Monona testing annexation waters

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By Audrey Posten, North Iowa Times Editor

For several years, the city of Monona has pondered annexing property adjacent to the city’s southeast boundary, hoping to pave the way for future development.

The boundary currently stops west of Main Street and north of East Spruce Street, leaving homes and businesses (like Birdnow Chevrolet) that many consider part of Monona outside city limits.

“It’s silly. The properties closest to the grocery store are outside city limits,” remarked councilman John Elledge.

Properties also already benefit from city services.

“Monona is cleaning both sides of the street and providing police protection,” said councilman Andy Meyer.

“It only makes sense,” added city administrator Dan Canton, “to look at those properties as part of the city.”

In August, after a review of annexation options, the council authorized a big step in the process, as letters were sent to 12 property owners notifying them of the city’s intent to annex 13 properties in the area. Property owners also received proposed property tax abatement schedules, letting them know how and when their property taxes would change.

The city’s now following up with the property owners, gauging their thoughts on the proposed annexation.

One of them, Fred Heins, addressed the council at its Sept. 11 meeting.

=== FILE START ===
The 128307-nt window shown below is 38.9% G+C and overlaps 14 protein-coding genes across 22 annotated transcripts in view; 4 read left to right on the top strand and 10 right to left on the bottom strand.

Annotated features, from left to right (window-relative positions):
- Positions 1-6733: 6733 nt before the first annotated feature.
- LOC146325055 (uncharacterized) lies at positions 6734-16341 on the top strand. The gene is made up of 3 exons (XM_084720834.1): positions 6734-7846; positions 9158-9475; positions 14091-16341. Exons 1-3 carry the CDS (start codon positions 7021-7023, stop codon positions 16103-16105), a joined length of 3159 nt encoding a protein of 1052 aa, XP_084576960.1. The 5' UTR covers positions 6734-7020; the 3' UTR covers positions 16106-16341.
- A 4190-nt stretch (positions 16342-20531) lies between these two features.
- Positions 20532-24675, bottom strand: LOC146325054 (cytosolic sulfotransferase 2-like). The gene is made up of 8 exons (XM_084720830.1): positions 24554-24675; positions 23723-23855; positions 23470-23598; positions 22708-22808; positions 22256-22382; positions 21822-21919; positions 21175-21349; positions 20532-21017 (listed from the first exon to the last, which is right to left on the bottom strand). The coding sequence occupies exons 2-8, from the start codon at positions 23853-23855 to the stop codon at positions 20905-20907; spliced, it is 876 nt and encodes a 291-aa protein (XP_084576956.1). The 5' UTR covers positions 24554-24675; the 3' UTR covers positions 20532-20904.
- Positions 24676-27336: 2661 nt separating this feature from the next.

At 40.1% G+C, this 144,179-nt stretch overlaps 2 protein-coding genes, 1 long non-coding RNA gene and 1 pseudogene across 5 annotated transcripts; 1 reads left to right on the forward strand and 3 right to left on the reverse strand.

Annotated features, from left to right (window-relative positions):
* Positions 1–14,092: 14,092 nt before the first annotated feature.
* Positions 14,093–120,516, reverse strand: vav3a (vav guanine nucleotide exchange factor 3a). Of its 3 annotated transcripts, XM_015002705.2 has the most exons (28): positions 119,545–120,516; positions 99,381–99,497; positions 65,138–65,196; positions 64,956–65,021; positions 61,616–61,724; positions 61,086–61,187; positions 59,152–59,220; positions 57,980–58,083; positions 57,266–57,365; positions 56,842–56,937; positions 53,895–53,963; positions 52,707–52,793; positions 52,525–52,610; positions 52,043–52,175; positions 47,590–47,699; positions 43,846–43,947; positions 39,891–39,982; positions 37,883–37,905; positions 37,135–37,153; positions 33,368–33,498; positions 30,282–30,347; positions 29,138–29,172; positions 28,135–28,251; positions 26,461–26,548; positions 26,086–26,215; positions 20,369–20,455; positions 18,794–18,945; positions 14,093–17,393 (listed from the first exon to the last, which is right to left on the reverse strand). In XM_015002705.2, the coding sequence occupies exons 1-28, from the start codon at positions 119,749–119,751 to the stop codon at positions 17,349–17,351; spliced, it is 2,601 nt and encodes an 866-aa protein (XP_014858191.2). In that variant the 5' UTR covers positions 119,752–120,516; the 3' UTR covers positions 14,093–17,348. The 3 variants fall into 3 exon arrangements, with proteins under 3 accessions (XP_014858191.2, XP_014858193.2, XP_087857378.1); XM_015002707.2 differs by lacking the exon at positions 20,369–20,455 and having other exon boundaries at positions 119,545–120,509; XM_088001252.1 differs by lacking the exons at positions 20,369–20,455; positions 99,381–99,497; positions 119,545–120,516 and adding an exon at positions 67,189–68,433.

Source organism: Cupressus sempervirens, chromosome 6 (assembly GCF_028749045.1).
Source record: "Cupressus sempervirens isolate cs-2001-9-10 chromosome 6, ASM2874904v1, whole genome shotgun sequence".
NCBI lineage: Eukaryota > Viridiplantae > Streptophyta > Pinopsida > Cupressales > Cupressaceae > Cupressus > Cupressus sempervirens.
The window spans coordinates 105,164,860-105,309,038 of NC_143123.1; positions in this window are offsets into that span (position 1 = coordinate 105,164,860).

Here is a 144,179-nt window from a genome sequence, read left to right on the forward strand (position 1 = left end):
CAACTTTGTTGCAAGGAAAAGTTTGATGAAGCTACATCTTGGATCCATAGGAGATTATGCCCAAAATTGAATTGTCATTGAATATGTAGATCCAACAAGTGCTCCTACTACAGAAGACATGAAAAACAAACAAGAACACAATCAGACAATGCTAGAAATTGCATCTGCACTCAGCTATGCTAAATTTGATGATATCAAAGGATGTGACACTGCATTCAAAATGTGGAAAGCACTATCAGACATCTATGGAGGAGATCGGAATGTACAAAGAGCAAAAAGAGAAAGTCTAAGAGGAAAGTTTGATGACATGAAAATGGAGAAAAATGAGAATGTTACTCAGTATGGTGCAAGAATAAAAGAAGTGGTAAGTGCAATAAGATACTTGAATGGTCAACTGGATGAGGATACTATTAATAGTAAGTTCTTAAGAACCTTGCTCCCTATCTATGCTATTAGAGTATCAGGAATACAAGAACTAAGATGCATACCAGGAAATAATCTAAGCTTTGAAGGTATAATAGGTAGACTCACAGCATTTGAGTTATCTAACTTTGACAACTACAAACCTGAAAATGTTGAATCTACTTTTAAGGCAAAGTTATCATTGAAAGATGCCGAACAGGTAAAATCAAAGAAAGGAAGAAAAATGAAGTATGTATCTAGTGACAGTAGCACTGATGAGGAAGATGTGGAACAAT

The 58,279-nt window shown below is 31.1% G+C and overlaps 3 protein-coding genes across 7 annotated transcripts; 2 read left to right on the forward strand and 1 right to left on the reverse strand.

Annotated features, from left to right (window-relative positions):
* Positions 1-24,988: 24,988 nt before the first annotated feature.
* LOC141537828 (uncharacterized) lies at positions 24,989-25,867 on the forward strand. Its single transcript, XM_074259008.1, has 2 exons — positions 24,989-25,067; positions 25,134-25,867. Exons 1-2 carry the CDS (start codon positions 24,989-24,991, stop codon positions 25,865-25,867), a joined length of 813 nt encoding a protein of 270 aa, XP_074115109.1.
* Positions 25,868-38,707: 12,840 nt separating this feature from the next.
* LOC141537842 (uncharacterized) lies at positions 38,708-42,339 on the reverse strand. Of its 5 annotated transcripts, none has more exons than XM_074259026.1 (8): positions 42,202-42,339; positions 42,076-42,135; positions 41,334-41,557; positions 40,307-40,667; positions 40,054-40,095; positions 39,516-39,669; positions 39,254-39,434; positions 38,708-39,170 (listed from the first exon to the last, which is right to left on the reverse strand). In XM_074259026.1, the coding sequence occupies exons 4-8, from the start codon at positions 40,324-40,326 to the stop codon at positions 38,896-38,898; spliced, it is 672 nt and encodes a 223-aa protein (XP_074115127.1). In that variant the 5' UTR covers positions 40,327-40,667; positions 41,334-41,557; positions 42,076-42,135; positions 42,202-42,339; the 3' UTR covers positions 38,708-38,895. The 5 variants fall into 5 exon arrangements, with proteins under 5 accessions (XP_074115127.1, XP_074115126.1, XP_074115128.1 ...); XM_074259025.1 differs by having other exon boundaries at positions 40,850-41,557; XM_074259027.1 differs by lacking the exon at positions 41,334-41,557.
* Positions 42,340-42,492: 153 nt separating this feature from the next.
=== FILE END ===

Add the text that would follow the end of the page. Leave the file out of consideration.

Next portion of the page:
“I’m not for it,” he stated. “All it’s going to do is cost me money. I don’t think it benefits me.”

Canton said the city hoped property owners would be swayed by access to city utilities.

“We thought it would make properties more interesting to future buyers, with water and  sewer,” he said. “Different engineers are looking at where we would put lift stations, how we would handle sewage.”

Heins said he was concerned the city was moving forward with annexation to make more money, and questioned where the funds would go.

“That’s not the reason we’re annexing,” said councilman Dan Havlicek. “It’s for the future, it’s for land. We’re getting land-locked, and people are getting farther away from utilities.”

Casey’s General Store voluntarily requested to be annexed into the city when the new store was constructed. Another home on Spruce Street has also been annexed into the city.

“After awhile, that’s going to make an island of properties,” Canton said. “Other developable parcels to the southeast are a possibility.”

“The city of Monona,” he added, “is trying to look at how it might develop property and see how it should be zoned consistently.”

Havlicek said it will likely take the city six years to gain $10,000 off the annexed land, including farm land.

“That isn’t going to cover a fourth of putting sewer in,” he said. “The extra big cash isn’t part of it.”

If annexation proceeded, the “meter would not start running,” until a year from now, Canton said. With abatement, “it would probably be five to six years before you’d see an increase.”

Then, shared Elledge, it would be an increase of around $9 per month for someone like Heins.

Canton said the next step is for the city to talk more with the property owners. 

All 12 would have to agree, by sending a short letter to the city requesting annexation, for voluntary annexation to move forward. 

“Then the council can proceed like it did with Casey’s,” he said. “That would expedite the process.” 

If that doesn’t happen, Canton said the city could apply to a state board called the City Development Board, which would make a decision.

“It’s highly likely they would grant it because of [the properties’] proximity to town,” he stated, “but we wouldn’t know for sure until we applied.”

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